Not too long after leading Real Madrid to their third consecutive Champions League title, and fourth in five years, Cristiano Ronaldo said it might be time to name the grand European club competition after him, considering the success he has enjoyed. Well, going by his performances in the first two games of the Fifa World Cup 2018, maybe the Russian edition of the biggest football competition in the world might end up being all about the great man as well.
Ronaldo followed up a hat-trick against Spain by scoring the winner for Portugal, who beat Morocco 1-0 in Group B in Moscow.
Coming off a cannot-take-your-eyes-off-it 3-3 draw, Portugal needed a win in this match, just as Morocco, who were beaten in their first game by Iran, and they got that through an early goal from Ronaldo – a bullet header off a smartly taken corner.
While Ronaldo will take the headlines thanks to that goal – his fourth of the Fifa World Cup 2018, and already one more than he had scored in three previous World Cups coming into this one in Russia – what was disappointing to see was Portugal's tactics once they went into the lead.
Now, you can expect any team ceding possession and deciding to play on the counter-attack against Spain, but to do the same, and just sit back, against Morocco, all due respect to them, is very disappointing.
After all, Portugal are not some small side, who barely play football on the international stage. They are the European champions, who possess one of the greatest players of all-time in their team. Surely, they should have a lot more ambition than just defending and trying to catch Morocco on the counter.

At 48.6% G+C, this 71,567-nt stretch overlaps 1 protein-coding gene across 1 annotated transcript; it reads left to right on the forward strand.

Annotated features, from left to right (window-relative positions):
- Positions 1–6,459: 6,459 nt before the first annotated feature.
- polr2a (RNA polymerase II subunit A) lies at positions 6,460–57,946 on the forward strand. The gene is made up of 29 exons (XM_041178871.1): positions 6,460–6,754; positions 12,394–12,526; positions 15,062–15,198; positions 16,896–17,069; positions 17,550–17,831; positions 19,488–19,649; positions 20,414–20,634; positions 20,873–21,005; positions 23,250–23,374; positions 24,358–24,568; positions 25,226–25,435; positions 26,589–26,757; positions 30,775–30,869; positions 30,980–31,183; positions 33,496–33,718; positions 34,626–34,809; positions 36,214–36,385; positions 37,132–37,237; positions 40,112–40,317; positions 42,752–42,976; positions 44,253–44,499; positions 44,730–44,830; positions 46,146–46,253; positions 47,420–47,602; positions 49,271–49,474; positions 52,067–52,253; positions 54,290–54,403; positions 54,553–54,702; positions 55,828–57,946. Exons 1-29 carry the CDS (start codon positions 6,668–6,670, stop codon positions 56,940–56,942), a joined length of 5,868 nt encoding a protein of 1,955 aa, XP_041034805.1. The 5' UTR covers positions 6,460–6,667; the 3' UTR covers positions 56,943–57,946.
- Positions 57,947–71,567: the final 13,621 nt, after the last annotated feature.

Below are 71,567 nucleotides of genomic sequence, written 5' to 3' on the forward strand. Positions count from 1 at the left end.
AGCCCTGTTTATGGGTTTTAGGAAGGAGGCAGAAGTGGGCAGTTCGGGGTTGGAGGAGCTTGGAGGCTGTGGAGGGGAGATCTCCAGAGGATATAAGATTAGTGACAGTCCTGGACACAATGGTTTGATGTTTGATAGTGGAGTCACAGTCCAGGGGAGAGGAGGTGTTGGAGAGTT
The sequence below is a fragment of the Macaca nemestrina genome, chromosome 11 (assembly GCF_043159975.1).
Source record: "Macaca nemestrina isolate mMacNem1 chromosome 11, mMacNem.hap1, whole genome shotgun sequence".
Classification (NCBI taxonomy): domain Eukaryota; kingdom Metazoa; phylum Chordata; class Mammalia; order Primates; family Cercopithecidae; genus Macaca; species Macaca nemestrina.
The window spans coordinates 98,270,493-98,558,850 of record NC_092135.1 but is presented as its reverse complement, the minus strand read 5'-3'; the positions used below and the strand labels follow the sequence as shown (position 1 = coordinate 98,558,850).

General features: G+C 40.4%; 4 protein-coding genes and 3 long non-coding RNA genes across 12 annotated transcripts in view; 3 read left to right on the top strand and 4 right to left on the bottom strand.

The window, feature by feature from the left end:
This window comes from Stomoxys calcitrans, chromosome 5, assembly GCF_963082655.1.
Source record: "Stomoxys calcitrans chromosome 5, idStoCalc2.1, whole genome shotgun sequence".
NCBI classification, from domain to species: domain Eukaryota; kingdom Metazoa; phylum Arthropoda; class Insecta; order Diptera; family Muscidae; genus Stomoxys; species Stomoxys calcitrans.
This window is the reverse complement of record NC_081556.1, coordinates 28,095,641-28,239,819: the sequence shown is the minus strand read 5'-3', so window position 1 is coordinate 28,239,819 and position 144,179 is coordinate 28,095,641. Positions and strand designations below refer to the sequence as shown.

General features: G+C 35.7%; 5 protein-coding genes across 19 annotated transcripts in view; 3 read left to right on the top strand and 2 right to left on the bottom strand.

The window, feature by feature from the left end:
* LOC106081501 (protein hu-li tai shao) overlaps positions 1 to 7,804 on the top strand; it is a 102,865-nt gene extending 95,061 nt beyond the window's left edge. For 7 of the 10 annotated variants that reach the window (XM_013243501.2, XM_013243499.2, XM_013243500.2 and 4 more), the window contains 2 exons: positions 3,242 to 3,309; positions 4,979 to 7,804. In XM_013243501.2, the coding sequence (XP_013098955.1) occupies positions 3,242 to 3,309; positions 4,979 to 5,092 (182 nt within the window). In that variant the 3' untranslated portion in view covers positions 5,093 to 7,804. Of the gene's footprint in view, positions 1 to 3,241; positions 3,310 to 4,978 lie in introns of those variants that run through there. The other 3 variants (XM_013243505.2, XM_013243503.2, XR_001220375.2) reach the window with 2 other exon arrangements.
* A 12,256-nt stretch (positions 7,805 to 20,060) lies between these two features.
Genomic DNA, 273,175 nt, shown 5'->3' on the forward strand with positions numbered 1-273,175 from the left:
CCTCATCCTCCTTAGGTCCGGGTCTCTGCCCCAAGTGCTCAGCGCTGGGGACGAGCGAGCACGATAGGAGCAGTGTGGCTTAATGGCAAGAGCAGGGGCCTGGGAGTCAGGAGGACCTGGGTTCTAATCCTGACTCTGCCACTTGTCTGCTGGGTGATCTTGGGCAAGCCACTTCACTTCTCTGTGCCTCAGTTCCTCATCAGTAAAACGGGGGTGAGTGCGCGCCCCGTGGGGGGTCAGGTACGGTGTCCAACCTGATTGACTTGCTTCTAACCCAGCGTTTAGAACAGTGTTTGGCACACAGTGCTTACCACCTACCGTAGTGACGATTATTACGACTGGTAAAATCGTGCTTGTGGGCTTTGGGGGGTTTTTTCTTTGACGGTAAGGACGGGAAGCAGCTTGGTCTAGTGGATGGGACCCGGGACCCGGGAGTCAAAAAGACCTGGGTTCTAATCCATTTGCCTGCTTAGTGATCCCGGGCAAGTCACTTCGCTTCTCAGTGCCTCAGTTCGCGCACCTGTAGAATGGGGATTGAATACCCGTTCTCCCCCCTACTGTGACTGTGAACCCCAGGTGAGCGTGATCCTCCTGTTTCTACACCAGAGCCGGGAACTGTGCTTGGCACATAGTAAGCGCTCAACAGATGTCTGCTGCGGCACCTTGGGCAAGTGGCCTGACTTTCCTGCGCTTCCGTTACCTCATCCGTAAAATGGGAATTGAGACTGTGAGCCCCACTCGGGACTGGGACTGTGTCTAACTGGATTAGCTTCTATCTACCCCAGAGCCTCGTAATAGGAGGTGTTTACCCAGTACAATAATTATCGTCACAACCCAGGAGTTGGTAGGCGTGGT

Now, their supporters will say, it is a tactic that works and there is no need to change it, especially when it usually ends up giving Portugal three points. However, football shouldn't be just about the victory, about three points, even in a high-stakes tournament like the World Cup.
Football cannot be about the No 4 ranked team in the world deciding to just sit back and defend against the No 41 ranked side in the world, even if it means getting the desired result.
This is a tactic that worked really well for Portugal in Euro 2016, but, at least, most of those games were against stiff opposition. As good as Morocco are – and they were extremely unlucky not to come away with anything for the second straight game – they are no France or Spain, and Portugal have a responsibility to play better football.
They have quality in most parts of the field – Bernardo Silva is a fleet-footed, gifted playmaker, while Joao Mario is someone who can dominate midfield as well, alongside Joao Moutinho and William Carvalho. Cristiano Ronaldo is, of course, Cristiano Ronaldo, so there is no reason Portugal cannot show more ambition.
Maybe, as the World Cup progresses, we might get to see a more proactive, rather than a reactive, Portugal side, one that shows more attacking intent, but considering how well this soak-up-the-pressure, defensive strategy has worked for Fernando Santos, expect them to bore their way through this World Cup, with only Ronaldo's brilliance the bright spots in the games so far and the ones to come.